Brief Fact Summary.
Milkovich’s high school wrestling team was put on probation after a brawl with a competing team. The judge granted the parents’ restraining order after Milkovich testified at a judicial hearing denying that he incited the brawl. A sports columnist who attended the meet where the brawl occurred but did not attend the judicial hearing published a column alleging that Milkovich had perjured himself in downplaying his role in the brawl..
Synopsis of Rule of Law.
An opinion may be actionable in a suit for defamation if the opinion is sufficiently factual.
Unlike a subjective assertion the averred defamatory language is an articulation of an objectively verifiable event.View Full Point of Law
Milkovich’s high school wrestling team brawled with a competing team. After a hearing, the Ohio High School Athletic Association censured Milkovich and put his team on probation. Parents sued to enjoin enforcement of the probation, and Milkovich testified at a judicial hearing denying that he had incited the brawl. The judge granted the parents’ restraining order. A sports columnist who attended the meet where the brawl occurred but did not attend the judicial hearing published a column alleging that Milkovich had perjured himself in downplaying his role in the brawl. Milkovich sued for libel per se.
Could a reasonable factfinder conclude that the column’s opinion implied an assertion that Milkovich perjured himself in the judicial hearing?
Reversed and remanded.
Yes, a reasonable factfinder could conclude that the column implied an assertion that Milkovich perjured himself in the judicial hearing.
The challenged statements cannot reasonably be interpreted as either stating or implying defamatory facts about Milkovich. Conjecture is vital to the free flow of ideas and opinions as imaginative expression. The language of the column made clear to readers that the columnist was engaging in speculation, personal judgment, emotional rhetoric, and moral outrage.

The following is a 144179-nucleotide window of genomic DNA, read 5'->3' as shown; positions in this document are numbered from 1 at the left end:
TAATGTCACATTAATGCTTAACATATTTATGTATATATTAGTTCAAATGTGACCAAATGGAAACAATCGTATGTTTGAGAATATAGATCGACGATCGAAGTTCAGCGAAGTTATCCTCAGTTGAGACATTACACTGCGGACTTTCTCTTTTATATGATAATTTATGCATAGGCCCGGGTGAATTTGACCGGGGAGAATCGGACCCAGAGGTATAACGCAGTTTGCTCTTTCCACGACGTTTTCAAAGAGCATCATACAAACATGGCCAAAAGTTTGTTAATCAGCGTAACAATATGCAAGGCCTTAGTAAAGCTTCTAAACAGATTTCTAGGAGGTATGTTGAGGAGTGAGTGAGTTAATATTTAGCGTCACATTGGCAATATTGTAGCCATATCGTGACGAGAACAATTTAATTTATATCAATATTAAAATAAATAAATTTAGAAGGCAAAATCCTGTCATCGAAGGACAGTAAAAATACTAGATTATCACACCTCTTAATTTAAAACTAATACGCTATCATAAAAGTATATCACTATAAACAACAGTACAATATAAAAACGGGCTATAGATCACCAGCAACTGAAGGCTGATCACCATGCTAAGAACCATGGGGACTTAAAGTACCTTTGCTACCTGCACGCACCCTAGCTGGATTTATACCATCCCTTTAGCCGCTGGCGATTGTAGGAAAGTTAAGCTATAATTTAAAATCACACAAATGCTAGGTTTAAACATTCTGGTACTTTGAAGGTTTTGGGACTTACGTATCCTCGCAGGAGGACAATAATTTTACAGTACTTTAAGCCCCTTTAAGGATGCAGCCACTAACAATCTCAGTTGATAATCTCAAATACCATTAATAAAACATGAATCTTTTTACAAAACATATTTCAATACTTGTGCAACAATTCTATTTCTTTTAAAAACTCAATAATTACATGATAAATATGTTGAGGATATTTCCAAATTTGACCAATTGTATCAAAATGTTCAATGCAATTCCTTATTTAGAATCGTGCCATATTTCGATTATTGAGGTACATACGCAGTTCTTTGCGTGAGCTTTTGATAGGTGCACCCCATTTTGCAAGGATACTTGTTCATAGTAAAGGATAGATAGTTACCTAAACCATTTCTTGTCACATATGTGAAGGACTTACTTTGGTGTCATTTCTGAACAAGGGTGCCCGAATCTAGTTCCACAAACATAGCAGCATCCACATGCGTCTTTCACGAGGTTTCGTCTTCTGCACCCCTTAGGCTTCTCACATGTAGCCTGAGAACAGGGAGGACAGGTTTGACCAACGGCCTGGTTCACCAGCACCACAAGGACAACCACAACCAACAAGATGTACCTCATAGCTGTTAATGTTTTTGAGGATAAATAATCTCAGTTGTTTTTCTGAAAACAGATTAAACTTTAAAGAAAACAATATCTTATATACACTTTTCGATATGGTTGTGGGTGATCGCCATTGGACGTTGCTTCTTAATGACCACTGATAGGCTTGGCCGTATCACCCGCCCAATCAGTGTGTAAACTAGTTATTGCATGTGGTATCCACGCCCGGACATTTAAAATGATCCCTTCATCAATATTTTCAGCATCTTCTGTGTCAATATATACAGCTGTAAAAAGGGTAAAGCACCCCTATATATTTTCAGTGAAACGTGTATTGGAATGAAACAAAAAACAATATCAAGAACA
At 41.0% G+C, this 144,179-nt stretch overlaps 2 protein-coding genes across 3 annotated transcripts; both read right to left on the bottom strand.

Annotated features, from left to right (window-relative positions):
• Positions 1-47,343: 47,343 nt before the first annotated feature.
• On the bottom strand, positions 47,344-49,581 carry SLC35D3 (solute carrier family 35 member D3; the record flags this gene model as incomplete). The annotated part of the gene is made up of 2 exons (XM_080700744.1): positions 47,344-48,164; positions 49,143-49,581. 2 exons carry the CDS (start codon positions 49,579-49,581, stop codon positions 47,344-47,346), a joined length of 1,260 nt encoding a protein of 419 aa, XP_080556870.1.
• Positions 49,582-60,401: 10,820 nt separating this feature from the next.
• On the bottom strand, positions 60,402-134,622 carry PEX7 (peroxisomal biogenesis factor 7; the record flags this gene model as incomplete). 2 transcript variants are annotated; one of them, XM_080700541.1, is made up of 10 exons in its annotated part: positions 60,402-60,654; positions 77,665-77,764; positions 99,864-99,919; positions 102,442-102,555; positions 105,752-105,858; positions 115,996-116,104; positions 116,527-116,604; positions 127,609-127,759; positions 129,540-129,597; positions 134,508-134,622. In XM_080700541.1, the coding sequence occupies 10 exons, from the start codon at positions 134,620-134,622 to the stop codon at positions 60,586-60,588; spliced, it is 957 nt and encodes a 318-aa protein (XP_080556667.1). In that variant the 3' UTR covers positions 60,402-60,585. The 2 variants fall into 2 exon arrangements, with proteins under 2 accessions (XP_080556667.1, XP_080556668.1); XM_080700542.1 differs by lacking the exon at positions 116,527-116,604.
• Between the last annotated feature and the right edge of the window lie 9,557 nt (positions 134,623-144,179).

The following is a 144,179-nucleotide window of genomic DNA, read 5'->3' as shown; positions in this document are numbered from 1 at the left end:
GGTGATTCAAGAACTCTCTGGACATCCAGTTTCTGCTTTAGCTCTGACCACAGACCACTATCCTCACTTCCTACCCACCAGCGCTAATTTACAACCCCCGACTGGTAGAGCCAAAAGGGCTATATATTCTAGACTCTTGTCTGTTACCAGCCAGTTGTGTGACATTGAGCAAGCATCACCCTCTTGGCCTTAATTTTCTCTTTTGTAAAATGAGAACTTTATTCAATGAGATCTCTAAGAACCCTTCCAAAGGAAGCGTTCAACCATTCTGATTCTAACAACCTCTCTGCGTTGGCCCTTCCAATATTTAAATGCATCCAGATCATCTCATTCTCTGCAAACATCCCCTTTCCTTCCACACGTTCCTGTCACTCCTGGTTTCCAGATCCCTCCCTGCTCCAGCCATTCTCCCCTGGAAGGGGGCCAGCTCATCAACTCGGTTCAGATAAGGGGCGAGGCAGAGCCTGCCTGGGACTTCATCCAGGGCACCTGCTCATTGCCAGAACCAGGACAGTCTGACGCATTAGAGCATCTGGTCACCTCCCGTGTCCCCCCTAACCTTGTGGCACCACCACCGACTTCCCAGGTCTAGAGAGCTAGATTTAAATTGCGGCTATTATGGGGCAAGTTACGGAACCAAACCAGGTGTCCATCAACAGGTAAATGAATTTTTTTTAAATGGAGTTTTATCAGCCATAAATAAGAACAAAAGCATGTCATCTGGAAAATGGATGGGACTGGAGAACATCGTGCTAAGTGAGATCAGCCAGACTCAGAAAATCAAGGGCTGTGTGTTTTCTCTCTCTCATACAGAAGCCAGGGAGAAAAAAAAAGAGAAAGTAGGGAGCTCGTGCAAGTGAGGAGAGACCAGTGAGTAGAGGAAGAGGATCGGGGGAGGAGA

Gertz did not intend to create a wholesale defamation exemption for anything labeled as an opinion. Anyone could couch a statement as an opinion, but “In my opinion, Jones is a liar” can be just as reputationally damaging as “Jones is a liar.”
The Hepps standard protects statements of opinion relating to matters of public concern which do not contain provably false factual connotations. The Bresler-Letter Carriers-Falwell standard protects statements that cannot reasonably be interpreted as stating actual facts about an individual. The Times–Gertz culpability requirements provide that where a statement of opinion on a matter of public concern reasonably implies false and defamatory facts regarding public figures or officials, those individuals must show that the statements were made with actual malice; and where regarding private figures, some level of fault. Finally, the Bose standard provides assurance that application of these standards will be done in a manner to protect freedom of expression.
Whether Milkovich perjured himself during the judicial hearing or not is an objectively verifiable event.